SALT LAKE CITY — Utahns might be able to stop turning back their clocks every year under a bill making daylight saving time permanent that received preliminary approval in the Utah Senate Monday.
“I think it’s time to go move this bill forward and to go through and stop the clocks,” said Sen. Wayne Harper, R-Taylorsville, the sponsor of SB59, claiming local and national surveys show people don’t want to keep making the biannual time change.
Daylight saving time, intended to add an extra hour of daylight in the evening during the longest days of the year, is set to begin in Utah at 2 a.m. on March 8 when clocks “spring forward” and continue through 2 a.m. on Nov. 1, when they “fall back” to standard time.
The bill requires action by Congress and at least four western states before taking effect. Senators voted 28-1 to advance it to a final vote, with only Sen. Don Ipson, R-St. George, head of a trucking company based in southern Utah that operates throughout the Intermountain West, opposed.
Ipson, who has raised concerns about the impact of Utah adopting a different time on interstate businesses like his, said he’d like to see the bill changed to mandate that surrounding states, not just western states, have to make the same choice.
Harper, however, said he likes the bill the way it is written and pointed out that legislation is being considered in New Mexico, Colorado, Nevada and Idaho. Some western states, including California and Oregon, have already taken action, while Arizona stays on standard time, the only alternative to changing clocks currently allowed.
There are efforts to change that in Congress. U.S. Rep. Rob Bishop, R-Utah, has a bill allowing states a third option, choosing to stay on daylight saving time year-round, and U.S. Sen. Marco Rubio, R-Fla., wants to mandate a switch to daylight saving time nationwide.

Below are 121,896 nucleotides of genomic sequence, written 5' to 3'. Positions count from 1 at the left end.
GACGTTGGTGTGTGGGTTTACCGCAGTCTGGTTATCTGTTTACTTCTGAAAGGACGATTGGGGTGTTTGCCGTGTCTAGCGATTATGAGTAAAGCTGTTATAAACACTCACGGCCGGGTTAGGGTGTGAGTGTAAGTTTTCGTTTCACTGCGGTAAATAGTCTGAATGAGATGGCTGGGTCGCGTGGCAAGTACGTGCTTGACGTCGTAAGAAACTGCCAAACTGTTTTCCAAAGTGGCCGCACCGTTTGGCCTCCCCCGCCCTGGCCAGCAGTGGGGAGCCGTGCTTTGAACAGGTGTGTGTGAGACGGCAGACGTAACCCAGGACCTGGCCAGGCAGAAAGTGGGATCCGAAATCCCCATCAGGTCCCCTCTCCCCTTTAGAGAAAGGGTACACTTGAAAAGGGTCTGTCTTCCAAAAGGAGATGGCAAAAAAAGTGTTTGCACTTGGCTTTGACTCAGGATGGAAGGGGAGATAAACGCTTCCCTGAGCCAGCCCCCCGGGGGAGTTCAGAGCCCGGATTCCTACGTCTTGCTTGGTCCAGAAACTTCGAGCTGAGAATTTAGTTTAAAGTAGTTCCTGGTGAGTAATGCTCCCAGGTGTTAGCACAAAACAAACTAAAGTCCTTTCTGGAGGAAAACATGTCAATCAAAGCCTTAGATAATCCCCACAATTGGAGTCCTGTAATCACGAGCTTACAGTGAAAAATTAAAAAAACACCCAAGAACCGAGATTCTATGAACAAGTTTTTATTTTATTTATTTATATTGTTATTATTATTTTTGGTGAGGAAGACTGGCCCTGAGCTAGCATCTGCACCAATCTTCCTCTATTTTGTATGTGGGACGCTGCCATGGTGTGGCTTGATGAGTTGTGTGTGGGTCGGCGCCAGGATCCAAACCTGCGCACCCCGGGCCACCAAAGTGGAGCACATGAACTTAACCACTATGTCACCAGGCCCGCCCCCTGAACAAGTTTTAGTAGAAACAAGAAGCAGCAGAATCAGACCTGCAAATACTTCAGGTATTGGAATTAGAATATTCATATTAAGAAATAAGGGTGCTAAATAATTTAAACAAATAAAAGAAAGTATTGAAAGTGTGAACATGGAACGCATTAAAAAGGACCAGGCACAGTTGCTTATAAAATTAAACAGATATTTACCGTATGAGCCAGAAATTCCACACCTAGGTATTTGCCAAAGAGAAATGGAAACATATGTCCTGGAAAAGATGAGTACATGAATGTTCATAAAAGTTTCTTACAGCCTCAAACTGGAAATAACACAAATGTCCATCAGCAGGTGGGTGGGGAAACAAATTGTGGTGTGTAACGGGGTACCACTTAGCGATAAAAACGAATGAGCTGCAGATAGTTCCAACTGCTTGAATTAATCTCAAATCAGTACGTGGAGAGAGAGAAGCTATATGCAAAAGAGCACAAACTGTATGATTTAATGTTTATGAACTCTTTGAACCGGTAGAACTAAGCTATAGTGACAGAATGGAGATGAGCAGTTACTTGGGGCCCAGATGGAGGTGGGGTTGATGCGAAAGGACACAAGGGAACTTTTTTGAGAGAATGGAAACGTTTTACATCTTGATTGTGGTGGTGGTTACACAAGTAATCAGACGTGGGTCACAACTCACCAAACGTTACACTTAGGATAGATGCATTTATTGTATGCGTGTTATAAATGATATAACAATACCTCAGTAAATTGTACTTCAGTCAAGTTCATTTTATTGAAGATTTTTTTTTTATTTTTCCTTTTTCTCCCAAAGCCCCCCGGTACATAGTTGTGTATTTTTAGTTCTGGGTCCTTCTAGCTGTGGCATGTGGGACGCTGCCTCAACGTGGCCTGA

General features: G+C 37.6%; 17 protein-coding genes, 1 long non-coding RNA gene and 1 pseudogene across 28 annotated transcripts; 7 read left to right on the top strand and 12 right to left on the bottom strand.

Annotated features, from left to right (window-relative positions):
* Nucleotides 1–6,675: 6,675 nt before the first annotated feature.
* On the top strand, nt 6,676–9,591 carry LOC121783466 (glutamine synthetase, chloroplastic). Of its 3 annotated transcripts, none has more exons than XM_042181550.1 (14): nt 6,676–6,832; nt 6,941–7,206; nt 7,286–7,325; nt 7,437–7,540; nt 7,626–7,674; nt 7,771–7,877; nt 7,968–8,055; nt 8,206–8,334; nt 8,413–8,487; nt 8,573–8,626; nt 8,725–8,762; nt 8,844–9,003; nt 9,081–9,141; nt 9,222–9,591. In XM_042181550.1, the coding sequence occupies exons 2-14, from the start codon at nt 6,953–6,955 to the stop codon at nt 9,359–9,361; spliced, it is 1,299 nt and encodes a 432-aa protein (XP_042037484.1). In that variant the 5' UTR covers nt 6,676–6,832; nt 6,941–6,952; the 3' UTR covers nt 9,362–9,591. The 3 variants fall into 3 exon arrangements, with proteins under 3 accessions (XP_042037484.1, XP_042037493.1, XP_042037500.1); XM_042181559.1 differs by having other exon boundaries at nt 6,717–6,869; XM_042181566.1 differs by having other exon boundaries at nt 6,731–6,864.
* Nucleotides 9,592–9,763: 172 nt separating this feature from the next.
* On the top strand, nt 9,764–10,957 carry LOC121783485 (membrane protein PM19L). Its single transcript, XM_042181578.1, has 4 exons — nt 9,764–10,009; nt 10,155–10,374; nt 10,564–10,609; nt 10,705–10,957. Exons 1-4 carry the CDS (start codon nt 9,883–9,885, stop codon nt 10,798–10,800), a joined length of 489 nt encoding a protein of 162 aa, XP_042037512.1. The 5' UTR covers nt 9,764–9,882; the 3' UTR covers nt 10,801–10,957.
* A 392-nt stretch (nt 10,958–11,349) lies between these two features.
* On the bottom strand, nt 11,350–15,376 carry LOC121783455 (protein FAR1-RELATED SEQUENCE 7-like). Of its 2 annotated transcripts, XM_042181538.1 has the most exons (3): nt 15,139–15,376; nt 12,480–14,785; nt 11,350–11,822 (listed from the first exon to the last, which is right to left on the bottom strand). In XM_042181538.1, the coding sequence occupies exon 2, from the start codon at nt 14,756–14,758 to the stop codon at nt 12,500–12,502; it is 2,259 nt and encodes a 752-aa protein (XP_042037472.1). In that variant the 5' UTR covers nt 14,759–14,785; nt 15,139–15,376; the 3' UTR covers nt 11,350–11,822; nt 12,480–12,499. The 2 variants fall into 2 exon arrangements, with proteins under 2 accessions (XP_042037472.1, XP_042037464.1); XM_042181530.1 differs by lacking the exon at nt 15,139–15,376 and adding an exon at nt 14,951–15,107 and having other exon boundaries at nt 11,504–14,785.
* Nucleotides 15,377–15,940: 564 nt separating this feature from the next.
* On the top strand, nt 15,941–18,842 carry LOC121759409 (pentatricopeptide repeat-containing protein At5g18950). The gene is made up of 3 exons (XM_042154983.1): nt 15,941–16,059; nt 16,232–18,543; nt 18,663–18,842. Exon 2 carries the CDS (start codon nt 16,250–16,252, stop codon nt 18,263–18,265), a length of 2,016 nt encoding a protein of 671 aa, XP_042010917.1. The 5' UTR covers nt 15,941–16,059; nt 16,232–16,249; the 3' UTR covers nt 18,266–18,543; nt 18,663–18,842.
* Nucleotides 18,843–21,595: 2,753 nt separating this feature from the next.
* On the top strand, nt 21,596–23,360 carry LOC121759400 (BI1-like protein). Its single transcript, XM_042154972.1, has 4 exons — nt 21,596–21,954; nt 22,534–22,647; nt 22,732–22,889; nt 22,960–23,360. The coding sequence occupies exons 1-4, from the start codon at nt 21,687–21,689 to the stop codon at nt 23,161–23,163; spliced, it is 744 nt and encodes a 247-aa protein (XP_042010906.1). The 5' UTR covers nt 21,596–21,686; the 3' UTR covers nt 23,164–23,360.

Other issues brought up during the floor debate included worries about students going to school in the dark as days get shorter. Harper said that could serve as an impetus for local school districts to start classes later in the day.
Harper said he appreciated lawmakers’ patience with the issue, which has been raised again and again over the years. Last year, lawmakers passed a resolution on the final day of the session supporting Bishop’s bill that first surfaced in Congress in 2018.
He was jokingly asked that if his bill passed, would it mean an end to time-change related legislation?
“I can guarantee — I can’t control everybody else — I’m done with this issue and we’ll wait for Congress,” Harper said.
While Ipson was the only vote against the bill, four other senators indicated they may change their minds when the bill comes up for a final vote in the Senate. Harper said he still has enough votes to get the bill through the Senate so it can be considered in the House.
“It’s time to put this thing to bed,” Harper said. “I’ve heard from constituents for years they want to resolve the issue.”